Whether these rules will succeed in cracking down on predatory trading remains to be seen. Both rules require proof of intent to engage in the prohibited conduct by the trader. Proving intent to manipulate the prices of commodities (or stocks) through circumstantial evidence will always be difficult. Such proof may be especially problematic where each trade is made by an automated, high-speed algorithm and the traders are uninterested in the fundamentals of whatever they are trading. What is more, the traders will often place the orders so that they can trade ahead of others and not to influence the price, which they do not want to move until after they have traded.
For its part, the Commodity Futures Trading Commission issued a “Concept Release on Risk Controls and System Safeguards for Automated Trading Environments,”2 asking a series of questions about whether today’s risk controls and automated trading were sufficient to match current trading technologies and market risks. Predictably, those who answered the questions were evenly divided on whether there was even a need for regulation.
At a May 2014 Congressional hearing, former CFTC Chief Economist, now MIT Professor, Andrei Kirilenko proposed that the CFTC create the new category of “automated brokers and traders.” They would be required to register with the CFTC and keep records and an audit trail which regulators and the exchanges could examine in the case of a flash crash or other market disruption. He also suggested that the exchanges be required to publish data on system latencies — that is, how long of a delay exists before market information reached participants — which would include the latency for messages for submitted, cancelled, modified and executed orders.3 That seems like a common sense starting point. No one appears to have followed up on Professor Kirilenko’s suggestion.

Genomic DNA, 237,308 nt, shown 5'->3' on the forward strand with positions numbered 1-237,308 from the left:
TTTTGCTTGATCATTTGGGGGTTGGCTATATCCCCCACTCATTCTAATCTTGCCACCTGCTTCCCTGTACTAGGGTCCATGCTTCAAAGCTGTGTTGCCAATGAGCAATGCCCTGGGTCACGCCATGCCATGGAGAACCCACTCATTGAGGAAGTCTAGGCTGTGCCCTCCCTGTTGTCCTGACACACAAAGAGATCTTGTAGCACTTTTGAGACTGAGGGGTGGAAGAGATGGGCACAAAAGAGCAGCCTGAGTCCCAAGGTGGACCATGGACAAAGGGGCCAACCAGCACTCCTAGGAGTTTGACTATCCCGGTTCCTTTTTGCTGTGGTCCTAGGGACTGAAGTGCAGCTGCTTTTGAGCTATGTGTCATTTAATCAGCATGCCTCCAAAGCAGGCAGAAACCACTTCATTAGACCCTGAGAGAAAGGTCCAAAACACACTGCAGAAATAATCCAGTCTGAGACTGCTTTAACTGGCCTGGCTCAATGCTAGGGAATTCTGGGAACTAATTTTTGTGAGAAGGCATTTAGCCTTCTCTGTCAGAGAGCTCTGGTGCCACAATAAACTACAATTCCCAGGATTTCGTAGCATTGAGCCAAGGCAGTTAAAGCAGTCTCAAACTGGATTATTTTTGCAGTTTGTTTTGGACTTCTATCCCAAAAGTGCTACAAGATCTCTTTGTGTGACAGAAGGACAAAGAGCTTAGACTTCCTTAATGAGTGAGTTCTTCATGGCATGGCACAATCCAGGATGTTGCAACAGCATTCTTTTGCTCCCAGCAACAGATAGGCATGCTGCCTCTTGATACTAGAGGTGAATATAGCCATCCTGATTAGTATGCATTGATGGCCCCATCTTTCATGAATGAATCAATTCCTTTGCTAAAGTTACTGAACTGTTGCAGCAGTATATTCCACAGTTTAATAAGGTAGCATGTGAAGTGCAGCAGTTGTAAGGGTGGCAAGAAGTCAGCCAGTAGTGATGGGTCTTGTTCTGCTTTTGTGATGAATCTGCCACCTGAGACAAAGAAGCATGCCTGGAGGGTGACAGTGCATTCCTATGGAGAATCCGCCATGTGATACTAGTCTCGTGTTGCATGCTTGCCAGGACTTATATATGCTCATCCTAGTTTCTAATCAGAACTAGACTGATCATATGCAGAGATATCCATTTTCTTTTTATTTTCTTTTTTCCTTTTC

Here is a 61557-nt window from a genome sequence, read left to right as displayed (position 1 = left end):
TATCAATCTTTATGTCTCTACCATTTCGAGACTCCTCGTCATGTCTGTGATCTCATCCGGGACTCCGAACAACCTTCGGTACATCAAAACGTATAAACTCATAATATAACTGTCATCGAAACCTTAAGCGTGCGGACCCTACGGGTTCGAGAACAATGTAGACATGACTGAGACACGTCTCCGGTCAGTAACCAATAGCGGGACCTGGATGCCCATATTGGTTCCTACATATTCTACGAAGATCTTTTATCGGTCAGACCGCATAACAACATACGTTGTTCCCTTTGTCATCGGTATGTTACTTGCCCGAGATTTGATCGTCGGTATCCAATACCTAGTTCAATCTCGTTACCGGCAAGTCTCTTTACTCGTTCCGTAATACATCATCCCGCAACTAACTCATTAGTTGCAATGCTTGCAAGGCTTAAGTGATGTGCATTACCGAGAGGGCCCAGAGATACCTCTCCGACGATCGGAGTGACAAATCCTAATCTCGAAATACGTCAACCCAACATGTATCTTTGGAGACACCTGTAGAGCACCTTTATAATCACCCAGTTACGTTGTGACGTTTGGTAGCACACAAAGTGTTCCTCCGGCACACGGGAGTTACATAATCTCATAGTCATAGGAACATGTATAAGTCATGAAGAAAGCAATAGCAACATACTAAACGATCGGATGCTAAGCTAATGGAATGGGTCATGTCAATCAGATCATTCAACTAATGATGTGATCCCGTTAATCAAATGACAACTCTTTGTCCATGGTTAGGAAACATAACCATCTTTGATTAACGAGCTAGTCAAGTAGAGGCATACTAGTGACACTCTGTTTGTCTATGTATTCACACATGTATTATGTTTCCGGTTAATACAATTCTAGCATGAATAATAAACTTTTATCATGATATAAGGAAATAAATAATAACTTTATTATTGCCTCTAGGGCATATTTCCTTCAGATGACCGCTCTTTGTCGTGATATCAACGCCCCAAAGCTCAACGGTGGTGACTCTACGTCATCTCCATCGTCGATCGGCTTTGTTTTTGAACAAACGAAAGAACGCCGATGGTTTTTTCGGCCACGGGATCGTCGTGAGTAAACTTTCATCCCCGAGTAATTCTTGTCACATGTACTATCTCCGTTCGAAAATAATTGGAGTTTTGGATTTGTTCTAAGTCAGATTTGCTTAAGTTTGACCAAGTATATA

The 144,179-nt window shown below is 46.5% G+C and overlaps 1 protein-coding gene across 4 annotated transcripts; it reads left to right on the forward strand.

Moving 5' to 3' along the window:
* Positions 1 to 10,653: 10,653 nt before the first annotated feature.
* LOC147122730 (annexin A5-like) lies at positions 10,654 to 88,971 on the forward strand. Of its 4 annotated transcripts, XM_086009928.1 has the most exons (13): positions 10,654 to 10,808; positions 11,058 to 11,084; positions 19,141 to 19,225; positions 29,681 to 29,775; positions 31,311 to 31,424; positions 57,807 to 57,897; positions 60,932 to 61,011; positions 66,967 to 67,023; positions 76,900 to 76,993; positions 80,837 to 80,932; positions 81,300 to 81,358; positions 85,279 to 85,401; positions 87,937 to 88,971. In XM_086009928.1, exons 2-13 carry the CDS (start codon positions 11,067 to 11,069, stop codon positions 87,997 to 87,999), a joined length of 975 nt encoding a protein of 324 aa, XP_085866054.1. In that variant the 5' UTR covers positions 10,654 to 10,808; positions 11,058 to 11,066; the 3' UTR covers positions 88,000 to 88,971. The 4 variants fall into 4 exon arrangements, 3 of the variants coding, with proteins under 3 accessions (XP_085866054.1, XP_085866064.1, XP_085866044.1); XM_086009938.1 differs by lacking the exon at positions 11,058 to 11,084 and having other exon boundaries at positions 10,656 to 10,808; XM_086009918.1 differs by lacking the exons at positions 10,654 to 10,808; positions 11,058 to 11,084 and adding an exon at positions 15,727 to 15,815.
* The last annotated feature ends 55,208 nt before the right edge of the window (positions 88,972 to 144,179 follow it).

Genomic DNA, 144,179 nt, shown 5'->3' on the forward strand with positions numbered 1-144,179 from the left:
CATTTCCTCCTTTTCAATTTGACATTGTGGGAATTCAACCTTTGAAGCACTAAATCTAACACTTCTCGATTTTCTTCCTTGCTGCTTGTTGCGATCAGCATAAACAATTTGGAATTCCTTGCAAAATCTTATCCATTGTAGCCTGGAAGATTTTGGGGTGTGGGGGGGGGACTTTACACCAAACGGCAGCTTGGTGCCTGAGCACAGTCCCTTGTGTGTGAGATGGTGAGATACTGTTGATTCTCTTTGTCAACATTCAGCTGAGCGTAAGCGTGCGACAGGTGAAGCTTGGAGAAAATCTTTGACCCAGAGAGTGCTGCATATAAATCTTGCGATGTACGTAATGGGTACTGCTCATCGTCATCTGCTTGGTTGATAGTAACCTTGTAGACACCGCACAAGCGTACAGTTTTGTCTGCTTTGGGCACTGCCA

Bernard Baruch famously said, “The main purpose of the stock market is to make fools of as many men as possible.” (You can include women now.) Although there may be fewer high speed traders chasing diminishing profits, they still find ways to make many of us look foolish.
Even if high speed trading does have demonstrable benefits — providing liquidity of a sort and narrowing spreads — and even putting aside the instances of proven market manipulation, the results of using algorithms to make trades at lightning speed certainly make the process seem unfair.
What the exchanges, and the regulators, should be doing is to balance the benefits of high speed trading with rules that address the abuses and eliminate the perception that the markets simply do not provide investors with the level playing field to which everyone pays lip service. So far, they have come up short.
1 Shorter and Miller, High-Frequency Trading: Background, Concerns, and Regulatory Developments (Congressional Research Service June 19, 2014) (“Shorter and Miller”).
2 “Concept Release on Risk Controls and System Safeguards for Automated Trading Environments,” Commodity Futures Trading Commission, 78 Federal Register, No. 177 (Sept. 12, 2013).
3 Shorter and Miller, at 42-43.